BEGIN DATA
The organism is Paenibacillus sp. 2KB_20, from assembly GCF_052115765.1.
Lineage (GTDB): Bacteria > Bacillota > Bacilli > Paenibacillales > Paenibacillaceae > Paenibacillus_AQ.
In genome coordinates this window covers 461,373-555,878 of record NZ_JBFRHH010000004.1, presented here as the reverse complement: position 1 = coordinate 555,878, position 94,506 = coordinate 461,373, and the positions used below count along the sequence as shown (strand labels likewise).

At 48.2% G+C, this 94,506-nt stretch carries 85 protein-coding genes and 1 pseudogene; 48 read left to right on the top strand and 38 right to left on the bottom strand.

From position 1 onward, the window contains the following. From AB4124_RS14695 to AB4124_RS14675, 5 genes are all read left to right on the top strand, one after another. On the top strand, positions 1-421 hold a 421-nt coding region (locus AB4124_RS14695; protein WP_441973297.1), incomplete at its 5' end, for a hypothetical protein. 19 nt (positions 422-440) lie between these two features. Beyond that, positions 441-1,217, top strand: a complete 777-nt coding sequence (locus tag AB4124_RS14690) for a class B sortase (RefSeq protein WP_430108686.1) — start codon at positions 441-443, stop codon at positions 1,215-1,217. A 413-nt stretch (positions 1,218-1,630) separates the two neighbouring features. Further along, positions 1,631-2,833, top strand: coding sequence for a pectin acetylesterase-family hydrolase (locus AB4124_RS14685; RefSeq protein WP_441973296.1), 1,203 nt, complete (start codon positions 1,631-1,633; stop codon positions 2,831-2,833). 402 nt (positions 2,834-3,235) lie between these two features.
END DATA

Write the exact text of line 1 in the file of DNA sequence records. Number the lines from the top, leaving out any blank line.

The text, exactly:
The organism is Paenibacillus sp. 2KB_20, from assembly GCF_052115765.1.